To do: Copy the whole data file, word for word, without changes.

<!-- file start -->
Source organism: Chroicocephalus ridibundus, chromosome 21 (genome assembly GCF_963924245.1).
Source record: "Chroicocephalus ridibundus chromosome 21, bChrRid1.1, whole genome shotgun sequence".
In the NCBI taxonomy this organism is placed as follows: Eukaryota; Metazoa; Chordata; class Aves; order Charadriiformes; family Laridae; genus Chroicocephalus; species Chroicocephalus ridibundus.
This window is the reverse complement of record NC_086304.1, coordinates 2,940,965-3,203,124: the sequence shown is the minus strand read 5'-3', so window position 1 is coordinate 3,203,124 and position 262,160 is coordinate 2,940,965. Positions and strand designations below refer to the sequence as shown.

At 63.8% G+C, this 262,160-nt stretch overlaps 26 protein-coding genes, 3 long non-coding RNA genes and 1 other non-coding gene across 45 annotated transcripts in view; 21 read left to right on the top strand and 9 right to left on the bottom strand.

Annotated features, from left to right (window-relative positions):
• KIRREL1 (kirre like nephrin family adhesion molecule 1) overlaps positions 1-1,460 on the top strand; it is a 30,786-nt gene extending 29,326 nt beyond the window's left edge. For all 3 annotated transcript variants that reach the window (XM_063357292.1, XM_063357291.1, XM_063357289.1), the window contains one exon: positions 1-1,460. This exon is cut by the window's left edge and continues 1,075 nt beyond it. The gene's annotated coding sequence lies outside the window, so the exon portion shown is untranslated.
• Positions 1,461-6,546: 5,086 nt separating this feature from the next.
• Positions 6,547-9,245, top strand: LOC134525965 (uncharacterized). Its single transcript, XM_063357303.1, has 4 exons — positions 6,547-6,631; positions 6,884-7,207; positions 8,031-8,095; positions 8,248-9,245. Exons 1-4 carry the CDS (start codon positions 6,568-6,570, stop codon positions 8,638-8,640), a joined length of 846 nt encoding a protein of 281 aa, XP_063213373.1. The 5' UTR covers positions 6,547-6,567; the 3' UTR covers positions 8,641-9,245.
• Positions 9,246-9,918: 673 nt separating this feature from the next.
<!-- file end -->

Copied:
Source organism: Chroicocephalus ridibundus, chromosome 21 (genome assembly GCF_963924245.1).
Source record: "Chroicocephalus ridibundus chromosome 21, bChrRid1.1, whole genome shotgun sequence".
In the NCBI taxonomy this organism is placed as follows: Eukaryota; Metazoa; Chordata; class Aves; order Charadriiformes; family Laridae; genus Chroicocephalus; species Chroicocephalus ridibundus.
This window is the reverse complement of record NC_086304.1, coordinates 2,940,965-3,203,124: the sequence shown is the minus strand read 5'-3', so window position 1 is coordinate 3,203,124 and position 262,160 is coordinate 2,940,965. Positions and strand designations below refer to the sequence as shown.

At 63.8% G+C, this 262,160-nt stretch overlaps 26 protein-coding genes, 3 long non-coding RNA genes and 1 other non-coding gene across 45 annotated transcripts in view; 21 read left to right on the top strand and 9 right to left on the bottom strand.

Annotated features, from left to right (window-relative positions):
• KIRREL1 (kirre like nephrin family adhesion molecule 1) overlaps positions 1-1,460 on the top strand; it is a 30,786-nt gene extending 29,326 nt beyond the window's left edge. For all 3 annotated transcript variants that reach the window (XM_063357292.1, XM_063357291.1, XM_063357289.1), the window contains one exon: positions 1-1,460. This exon is cut by the window's left edge and continues 1,075 nt beyond it. The gene's annotated coding sequence lies outside the window, so the exon portion shown is untranslated.
• Positions 1,461-6,546: 5,086 nt separating this feature from the next.
• Positions 6,547-9,245, top strand: LOC134525965 (uncharacterized). Its single transcript, XM_063357303.1, has 4 exons — positions 6,547-6,631; positions 6,884-7,207; positions 8,031-8,095; positions 8,248-9,245. Exons 1-4 carry the CDS (start codon positions 6,568-6,570, stop codon positions 8,638-8,640), a joined length of 846 nt encoding a protein of 281 aa, XP_063213373.1. The 5' UTR covers positions 6,547-6,567; the 3' UTR covers positions 8,641-9,245.
• Positions 9,246-9,918: 673 nt separating this feature from the next.